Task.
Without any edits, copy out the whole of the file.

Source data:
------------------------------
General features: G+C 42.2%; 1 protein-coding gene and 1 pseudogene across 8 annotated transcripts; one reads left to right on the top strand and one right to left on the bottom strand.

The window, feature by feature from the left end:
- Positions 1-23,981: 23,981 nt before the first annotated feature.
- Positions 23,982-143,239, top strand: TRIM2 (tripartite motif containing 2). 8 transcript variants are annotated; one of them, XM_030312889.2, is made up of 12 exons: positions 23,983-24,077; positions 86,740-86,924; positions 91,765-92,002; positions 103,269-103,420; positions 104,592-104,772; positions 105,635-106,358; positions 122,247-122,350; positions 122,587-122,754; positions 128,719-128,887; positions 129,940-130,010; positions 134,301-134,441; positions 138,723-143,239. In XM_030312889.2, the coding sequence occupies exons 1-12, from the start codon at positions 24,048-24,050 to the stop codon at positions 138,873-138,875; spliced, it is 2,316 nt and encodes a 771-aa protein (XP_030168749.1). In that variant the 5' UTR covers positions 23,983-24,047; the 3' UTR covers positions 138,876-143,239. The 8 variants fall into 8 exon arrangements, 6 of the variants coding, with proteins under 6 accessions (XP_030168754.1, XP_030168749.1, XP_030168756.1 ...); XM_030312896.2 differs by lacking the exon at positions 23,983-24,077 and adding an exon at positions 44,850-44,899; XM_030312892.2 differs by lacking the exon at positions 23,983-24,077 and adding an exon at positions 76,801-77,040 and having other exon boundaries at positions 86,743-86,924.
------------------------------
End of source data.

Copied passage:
General features: G+C 42.2%; 1 protein-coding gene and 1 pseudogene across 8 annotated transcripts; one reads left to right on the top strand and one right to left on the bottom strand.

The window, feature by feature from the left end:
- Positions 1-23,981: 23,981 nt before the first annotated feature.
- Positions 23,982-143,239, top strand: TRIM2 (tripartite motif containing 2). 8 transcript variants are annotated; one of them, XM_030312889.2, is made up of 12 exons: positions 23,983-24,077; positions 86,740-86,924; positions 91,765-92,002; positions 103,269-103,420; positions 104,592-104,772; positions 105,635-106,358; positions 122,247-122,350; positions 122,587-122,754; positions 128,719-128,887; positions 129,940-130,010; positions 134,301-134,441; positions 138,723-143,239. In XM_030312889.2, the coding sequence occupies exons 1-12, from the start codon at positions 24,048-24,050 to the stop codon at positions 138,873-138,875; spliced, it is 2,316 nt and encodes a 771-aa protein (XP_030168749.1). In that variant the 5' UTR covers positions 23,983-24,047; the 3' UTR covers positions 138,876-143,239. The 8 variants fall into 8 exon arrangements, 6 of the variants coding, with proteins under 6 accessions (XP_030168754.1, XP_030168749.1, XP_030168756.1 ...); XM_030312896.2 differs by lacking the exon at positions 23,983-24,077 and adding an exon at positions 44,850-44,899; XM_030312892.2 differs by lacking the exon at positions 23,983-24,077 and adding an exon at positions 76,801-77,040 and having other exon boundaries at positions 86,743-86,924.